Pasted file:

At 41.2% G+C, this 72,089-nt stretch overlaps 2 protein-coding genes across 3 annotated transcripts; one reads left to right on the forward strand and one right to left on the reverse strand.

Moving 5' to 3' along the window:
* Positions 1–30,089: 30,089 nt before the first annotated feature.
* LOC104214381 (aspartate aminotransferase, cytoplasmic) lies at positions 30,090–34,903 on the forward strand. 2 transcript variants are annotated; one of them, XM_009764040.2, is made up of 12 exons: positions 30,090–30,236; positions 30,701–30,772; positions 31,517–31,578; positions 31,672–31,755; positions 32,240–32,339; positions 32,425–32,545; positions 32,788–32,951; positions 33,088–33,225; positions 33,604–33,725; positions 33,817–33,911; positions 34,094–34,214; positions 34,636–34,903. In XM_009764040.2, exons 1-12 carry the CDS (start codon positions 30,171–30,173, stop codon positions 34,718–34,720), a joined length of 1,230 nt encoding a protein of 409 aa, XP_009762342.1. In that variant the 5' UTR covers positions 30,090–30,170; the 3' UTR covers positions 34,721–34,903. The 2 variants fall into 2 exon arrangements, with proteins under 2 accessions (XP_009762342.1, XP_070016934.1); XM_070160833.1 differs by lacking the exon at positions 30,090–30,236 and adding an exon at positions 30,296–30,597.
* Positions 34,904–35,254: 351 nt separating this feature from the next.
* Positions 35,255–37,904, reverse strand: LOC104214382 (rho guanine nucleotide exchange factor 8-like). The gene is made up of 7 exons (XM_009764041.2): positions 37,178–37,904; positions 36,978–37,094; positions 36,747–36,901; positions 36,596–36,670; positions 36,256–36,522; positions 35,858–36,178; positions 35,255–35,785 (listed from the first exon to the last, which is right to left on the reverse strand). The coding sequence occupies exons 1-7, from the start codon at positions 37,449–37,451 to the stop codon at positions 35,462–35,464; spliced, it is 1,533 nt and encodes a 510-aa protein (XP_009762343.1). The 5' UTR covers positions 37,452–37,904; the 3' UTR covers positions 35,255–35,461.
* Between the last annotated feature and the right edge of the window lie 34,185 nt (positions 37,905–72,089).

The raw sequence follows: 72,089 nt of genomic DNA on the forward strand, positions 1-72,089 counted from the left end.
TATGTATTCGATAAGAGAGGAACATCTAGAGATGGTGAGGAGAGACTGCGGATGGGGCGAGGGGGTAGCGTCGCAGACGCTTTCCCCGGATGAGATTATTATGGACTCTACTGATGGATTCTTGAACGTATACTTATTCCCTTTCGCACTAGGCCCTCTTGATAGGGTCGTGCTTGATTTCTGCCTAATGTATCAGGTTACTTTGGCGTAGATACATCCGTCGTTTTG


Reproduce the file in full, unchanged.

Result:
At 41.2% G+C, this 72,089-nt stretch overlaps 2 protein-coding genes across 3 annotated transcripts; one reads left to right on the forward strand and one right to left on the reverse strand.

Moving 5' to 3' along the window:
* Positions 1–30,089: 30,089 nt before the first annotated feature.
* LOC104214381 (aspartate aminotransferase, cytoplasmic) lies at positions 30,090–34,903 on the forward strand. 2 transcript variants are annotated; one of them, XM_009764040.2, is made up of 12 exons: positions 30,090–30,236; positions 30,701–30,772; positions 31,517–31,578; positions 31,672–31,755; positions 32,240–32,339; positions 32,425–32,545; positions 32,788–32,951; positions 33,088–33,225; positions 33,604–33,725; positions 33,817–33,911; positions 34,094–34,214; positions 34,636–34,903. In XM_009764040.2, exons 1-12 carry the CDS (start codon positions 30,171–30,173, stop codon positions 34,718–34,720), a joined length of 1,230 nt encoding a protein of 409 aa, XP_009762342.1. In that variant the 5' UTR covers positions 30,090–30,170; the 3' UTR covers positions 34,721–34,903. The 2 variants fall into 2 exon arrangements, with proteins under 2 accessions (XP_009762342.1, XP_070016934.1); XM_070160833.1 differs by lacking the exon at positions 30,090–30,236 and adding an exon at positions 30,296–30,597.
* Positions 34,904–35,254: 351 nt separating this feature from the next.
* Positions 35,255–37,904, reverse strand: LOC104214382 (rho guanine nucleotide exchange factor 8-like). The gene is made up of 7 exons (XM_009764041.2): positions 37,178–37,904; positions 36,978–37,094; positions 36,747–36,901; positions 36,596–36,670; positions 36,256–36,522; positions 35,858–36,178; positions 35,255–35,785 (listed from the first exon to the last, which is right to left on the reverse strand). The coding sequence occupies exons 1-7, from the start codon at positions 37,449–37,451 to the stop codon at positions 35,462–35,464; spliced, it is 1,533 nt and encodes a 510-aa protein (XP_009762343.1). The 5' UTR covers positions 37,452–37,904; the 3' UTR covers positions 35,255–35,461.
* Between the last annotated feature and the right edge of the window lie 34,185 nt (positions 37,905–72,089).

The raw sequence follows: 72,089 nt of genomic DNA on the forward strand, positions 1-72,089 counted from the left end.
TATGTATTCGATAAGAGAGGAACATCTAGAGATGGTGAGGAGAGACTGCGGATGGGGCGAGGGGGTAGCGTCGCAGACGCTTTCCCCGGATGAGATTATTATGGACTCTACTGATGGATTCTTGAACGTATACTTATTCCCTTTCGCACTAGGCCCTCTTGATAGGGTCGTGCTTGATTTCTGCCTAATGTATCAGGTTACTTTGGCGTAGATACATCCGTCGTTTTG